The Hunger Games
I enjoyed the books (I have read all three), and was curious to see how this one would turn out as a movie. I guess they didn’t dare change much, since the books have such a huge fan base of ‘tween and teen girls. And they didn’t. The premise is so awful that I think a lot of people would be put off. As punishment for an uprising over 70 years ago, the government of a future nation called Panem decreed the Hunger Games, where a boy and a girl between the ages of 12 and 18 are selected at random from each of 12 districts, some of them poorer than others but all much poorer than the Capitol. Katniss Everdeen is from District 12, which is the poorest of all, a mining district where life is cheap and things are dire indeed. Starvation is a distinct possibility. Her beloved younger sister is chosen, so she steps forward to volunteer to take her place, knowing it’s almost certain death. Already I like her.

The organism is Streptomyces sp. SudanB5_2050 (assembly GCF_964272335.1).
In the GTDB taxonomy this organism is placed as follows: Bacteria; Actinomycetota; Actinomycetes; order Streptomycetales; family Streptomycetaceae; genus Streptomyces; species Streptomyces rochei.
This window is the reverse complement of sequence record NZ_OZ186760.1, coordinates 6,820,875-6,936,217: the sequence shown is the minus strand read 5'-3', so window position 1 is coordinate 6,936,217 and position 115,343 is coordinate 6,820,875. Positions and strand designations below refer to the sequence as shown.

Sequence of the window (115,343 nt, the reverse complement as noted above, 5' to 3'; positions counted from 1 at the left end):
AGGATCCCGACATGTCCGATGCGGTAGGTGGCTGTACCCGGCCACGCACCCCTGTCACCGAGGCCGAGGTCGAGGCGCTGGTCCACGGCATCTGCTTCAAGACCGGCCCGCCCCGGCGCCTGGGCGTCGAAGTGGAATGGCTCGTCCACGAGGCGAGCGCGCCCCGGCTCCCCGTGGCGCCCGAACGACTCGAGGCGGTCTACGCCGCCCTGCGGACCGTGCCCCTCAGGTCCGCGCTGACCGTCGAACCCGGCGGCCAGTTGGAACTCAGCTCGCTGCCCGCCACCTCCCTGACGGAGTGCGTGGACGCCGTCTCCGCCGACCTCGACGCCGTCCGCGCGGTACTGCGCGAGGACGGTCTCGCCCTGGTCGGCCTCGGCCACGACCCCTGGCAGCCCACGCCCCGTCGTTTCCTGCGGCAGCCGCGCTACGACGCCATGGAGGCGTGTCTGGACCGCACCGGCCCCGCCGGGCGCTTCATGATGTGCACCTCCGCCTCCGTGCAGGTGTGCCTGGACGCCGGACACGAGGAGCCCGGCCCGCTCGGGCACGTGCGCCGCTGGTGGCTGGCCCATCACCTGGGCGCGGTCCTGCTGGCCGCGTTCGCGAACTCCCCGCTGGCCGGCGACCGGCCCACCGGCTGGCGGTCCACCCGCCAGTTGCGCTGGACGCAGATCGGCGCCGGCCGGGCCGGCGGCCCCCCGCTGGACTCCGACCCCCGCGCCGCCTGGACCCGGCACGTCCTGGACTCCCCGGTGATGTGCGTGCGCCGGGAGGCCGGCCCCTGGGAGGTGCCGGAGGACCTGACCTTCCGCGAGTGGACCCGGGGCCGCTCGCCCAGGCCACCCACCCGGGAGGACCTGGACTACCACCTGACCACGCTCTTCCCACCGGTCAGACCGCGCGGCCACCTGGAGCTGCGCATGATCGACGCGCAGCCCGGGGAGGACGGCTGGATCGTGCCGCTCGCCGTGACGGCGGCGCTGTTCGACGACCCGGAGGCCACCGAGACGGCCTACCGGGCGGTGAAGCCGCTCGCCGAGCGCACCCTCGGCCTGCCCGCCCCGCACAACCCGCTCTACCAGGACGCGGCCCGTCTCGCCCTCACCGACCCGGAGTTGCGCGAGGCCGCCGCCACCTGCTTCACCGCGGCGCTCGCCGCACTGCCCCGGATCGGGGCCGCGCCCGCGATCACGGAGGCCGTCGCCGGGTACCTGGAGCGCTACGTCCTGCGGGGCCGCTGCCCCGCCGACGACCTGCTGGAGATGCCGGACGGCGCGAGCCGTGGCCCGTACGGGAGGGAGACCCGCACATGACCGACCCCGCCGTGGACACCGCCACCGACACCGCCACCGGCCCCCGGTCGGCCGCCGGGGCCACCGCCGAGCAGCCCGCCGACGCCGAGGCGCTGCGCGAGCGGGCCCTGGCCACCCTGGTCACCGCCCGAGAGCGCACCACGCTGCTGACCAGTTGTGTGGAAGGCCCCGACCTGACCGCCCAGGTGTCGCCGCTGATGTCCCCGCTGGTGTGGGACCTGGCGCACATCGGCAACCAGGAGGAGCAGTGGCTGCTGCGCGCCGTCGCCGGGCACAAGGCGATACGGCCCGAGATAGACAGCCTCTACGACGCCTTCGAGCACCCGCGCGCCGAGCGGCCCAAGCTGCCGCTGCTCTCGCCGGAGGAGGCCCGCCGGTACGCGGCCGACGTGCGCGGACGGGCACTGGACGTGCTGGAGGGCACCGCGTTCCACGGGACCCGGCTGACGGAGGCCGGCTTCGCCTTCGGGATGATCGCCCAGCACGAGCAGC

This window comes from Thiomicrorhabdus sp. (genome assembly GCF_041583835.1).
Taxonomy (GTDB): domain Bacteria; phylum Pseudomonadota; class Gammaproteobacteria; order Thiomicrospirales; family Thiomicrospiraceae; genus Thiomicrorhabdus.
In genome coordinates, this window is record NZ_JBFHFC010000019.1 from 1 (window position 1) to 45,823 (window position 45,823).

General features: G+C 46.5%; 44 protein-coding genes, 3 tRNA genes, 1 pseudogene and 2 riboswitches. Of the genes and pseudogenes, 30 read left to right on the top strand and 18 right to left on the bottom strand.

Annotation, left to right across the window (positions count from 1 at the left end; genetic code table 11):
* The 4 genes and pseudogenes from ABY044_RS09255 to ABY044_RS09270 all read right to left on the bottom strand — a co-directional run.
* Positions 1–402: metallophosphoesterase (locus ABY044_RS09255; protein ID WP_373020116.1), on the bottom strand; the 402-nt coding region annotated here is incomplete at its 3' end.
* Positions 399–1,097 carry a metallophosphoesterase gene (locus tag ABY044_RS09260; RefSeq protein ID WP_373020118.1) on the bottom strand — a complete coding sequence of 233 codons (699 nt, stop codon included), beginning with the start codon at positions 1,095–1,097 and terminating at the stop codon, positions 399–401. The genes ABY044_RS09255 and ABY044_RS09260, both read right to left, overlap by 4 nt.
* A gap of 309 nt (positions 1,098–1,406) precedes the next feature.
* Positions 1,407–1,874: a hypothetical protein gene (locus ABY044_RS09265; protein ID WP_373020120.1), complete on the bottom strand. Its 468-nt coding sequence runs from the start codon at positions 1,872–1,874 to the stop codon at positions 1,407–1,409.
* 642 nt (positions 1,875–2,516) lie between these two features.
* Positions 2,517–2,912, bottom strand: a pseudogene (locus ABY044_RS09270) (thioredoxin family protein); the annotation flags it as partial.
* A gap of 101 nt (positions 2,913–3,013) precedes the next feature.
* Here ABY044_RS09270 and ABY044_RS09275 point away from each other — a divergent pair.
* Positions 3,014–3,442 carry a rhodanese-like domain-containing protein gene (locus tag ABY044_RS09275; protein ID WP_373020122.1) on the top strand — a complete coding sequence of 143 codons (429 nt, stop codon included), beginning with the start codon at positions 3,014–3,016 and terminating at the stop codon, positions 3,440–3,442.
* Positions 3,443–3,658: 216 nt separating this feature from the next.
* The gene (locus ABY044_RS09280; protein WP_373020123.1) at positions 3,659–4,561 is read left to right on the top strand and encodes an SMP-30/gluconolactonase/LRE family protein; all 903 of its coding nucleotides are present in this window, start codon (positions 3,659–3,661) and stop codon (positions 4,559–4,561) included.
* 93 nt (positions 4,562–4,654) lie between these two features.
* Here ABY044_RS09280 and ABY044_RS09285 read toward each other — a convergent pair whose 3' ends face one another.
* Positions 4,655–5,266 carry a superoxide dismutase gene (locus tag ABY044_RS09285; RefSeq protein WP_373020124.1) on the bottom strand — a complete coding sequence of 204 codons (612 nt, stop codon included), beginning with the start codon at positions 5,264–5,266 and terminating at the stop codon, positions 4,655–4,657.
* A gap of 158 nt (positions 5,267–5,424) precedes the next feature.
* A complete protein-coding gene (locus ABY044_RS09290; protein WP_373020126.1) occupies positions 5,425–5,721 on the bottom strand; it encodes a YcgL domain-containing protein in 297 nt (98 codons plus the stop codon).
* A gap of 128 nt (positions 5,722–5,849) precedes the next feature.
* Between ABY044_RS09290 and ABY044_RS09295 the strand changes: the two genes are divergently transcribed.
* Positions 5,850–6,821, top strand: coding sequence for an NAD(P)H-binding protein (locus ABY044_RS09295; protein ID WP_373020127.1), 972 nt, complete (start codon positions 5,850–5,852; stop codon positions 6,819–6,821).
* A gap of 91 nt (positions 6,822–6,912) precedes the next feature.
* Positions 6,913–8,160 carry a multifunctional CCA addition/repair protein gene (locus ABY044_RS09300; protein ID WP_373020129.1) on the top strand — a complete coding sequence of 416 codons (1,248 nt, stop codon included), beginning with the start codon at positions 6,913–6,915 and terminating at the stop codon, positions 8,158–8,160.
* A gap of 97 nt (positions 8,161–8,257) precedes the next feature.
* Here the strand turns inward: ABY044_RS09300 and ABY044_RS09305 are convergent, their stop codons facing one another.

These kids are groomed, wined and dined, made into instant celebrities by teams of fashion designers and make-up artists, given a little training, and then thrown into an artificial environment to fight to the death. Only one can win, and the rewards are substantial. But the cruelty almost beggars the imagination. Almost … but not quite. You will soon think of the gladiatorial games of Rome, and not long after that the idea of reality television will enter your head. Because that’s what this is, reality TV taken to its extreme, an entertainment for the almost hilariously decadent citizens of the Capitol, though it is also shown to the people of the districts. (Robert Sheckley wrote several variations on this theme in the ‘50s and ‘60s.) Parallels can be drawn with our situation today, with more of the wealth concentrated in the top 1% every year, with no signs that it will ever quit until most of us are impoverished, virtual slaves to the people with the dough. So, yeah, I can believe this premise, sick as it is. And I can certainly see its appeal to young girls, and boys as well. Jennifer Lawrence as Katniss Everdeen is very good. She’s not beautiful (though certainly not unattractive). She is plucky, determined, serious … a fighter. She has boy trouble, with two handsome guys in love with her. This series is off the a good start, and having read the next two, I know it’s going some serious places. It’s vastly superior to those awful Twilight movies, and I look forward to Catching Fire and Mockingjay.